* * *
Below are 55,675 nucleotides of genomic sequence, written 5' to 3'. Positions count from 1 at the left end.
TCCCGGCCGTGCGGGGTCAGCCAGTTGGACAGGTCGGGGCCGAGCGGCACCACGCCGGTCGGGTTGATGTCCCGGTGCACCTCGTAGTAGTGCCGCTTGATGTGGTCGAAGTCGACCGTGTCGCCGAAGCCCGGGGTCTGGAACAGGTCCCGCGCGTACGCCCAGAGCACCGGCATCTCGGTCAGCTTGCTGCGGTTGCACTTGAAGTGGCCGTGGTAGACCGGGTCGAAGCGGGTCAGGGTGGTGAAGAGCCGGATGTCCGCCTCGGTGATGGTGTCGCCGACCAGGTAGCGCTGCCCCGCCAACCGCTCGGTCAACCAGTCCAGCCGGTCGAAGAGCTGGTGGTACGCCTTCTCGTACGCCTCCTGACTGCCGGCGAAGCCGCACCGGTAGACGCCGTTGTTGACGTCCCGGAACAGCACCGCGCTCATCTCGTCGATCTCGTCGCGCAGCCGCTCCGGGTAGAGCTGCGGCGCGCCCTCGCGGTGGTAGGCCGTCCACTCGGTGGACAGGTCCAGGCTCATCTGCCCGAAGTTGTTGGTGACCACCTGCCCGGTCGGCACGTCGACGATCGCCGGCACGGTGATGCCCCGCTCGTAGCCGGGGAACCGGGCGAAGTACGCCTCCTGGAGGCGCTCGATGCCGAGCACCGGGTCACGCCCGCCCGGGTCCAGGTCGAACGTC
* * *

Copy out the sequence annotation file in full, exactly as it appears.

Below are 55,675 nucleotides of genomic sequence, written 5' to 3'. Positions count from 1 at the left end.
TCCCGGCCGTGCGGGGTCAGCCAGTTGGACAGGTCGGGGCCGAGCGGCACCACGCCGGTCGGGTTGATGTCCCGGTGCACCTCGTAGTAGTGCCGCTTGATGTGGTCGAAGTCGACCGTGTCGCCGAAGCCCGGGGTCTGGAACAGGTCCCGCGCGTACGCCCAGAGCACCGGCATCTCGGTCAGCTTGCTGCGGTTGCACTTGAAGTGGCCGTGGTAGACCGGGTCGAAGCGGGTCAGGGTGGTGAAGAGCCGGATGTCCGCCTCGGTGATGGTGTCGCCGACCAGGTAGCGCTGCCCCGCCAACCGCTCGGTCAACCAGTCCAGCCGGTCGAAGAGCTGGTGGTACGCCTTCTCGTACGCCTCCTGACTGCCGGCGAAGCCGCACCGGTAGACGCCGTTGTTGACGTCCCGGAACAGCACCGCGCTCATCTCGTCGATCTCGTCGCGCAGCCGCTCCGGGTAGAGCTGCGGCGCGCCCTCGCGGTGGTAGGCCGTCCACTCGGTGGACAGGTCCAGGCTCATCTGCCCGAAGTTGTTGGTGACCACCTGCCCGGTCGGCACGTCGACGATCGCCGGCACGGTGATGCCCCGCTCGTAGCCGGGGAACCGGGCGAAGTACGCCTCCTGGAGGCGCTCGATGCCGAGCACCGGGTCACGCCCGCCCGGGTCCAGGTCGAACGTC